|| Checking for direct PDF access through Ovid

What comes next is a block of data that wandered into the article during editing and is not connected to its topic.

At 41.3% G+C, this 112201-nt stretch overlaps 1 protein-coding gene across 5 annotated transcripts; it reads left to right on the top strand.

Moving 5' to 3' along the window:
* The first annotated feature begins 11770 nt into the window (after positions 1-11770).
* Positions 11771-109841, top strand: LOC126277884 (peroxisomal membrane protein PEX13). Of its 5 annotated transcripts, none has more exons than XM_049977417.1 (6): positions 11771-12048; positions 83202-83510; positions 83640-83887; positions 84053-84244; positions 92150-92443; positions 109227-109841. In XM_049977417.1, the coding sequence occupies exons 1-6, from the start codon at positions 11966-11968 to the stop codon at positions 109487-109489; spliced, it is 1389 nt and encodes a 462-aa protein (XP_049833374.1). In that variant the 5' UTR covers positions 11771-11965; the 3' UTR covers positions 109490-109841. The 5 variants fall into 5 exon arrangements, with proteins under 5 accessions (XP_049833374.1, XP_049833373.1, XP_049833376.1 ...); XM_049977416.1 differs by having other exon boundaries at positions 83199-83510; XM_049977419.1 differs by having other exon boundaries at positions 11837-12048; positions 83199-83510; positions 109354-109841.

Non-mammalian models have been used to investigate fungal virulence. In this work we have explored the use of Galleria mellonella as an infection model for the pathogenic dimorphic fungi Histoplasma capsulatum and Paracoccidioides lutzii. In mammalian models these fungi cause similar infections, and disease outcomes are influenced by the quantity of the infective inocula. We describe a similar aspect in a G. mellonella model and characterize the pathogenesis features in this system. Infection with P. lutzii or H. capsulatum, in all inoculum used, killed larvae at 25 and 37°C. However, there was a lack of correlation between the number of yeast cells used for infection and the time to larvae death, which may indicate that the fungi induce protective responses in a dynamic manner as the lowest concentrations of fungi induced the most rapid death. For both fungi, the degree of larvae melanization was directly proportional to the inocula size, and this effect was visibly more apparent at 37°C. Histological evaluation of the larvae showed a correlation between the inoculum and granuloma-like formation. Our results suggest that G. mellonella is a potentially useful model to study virulence of dimorphic fungi.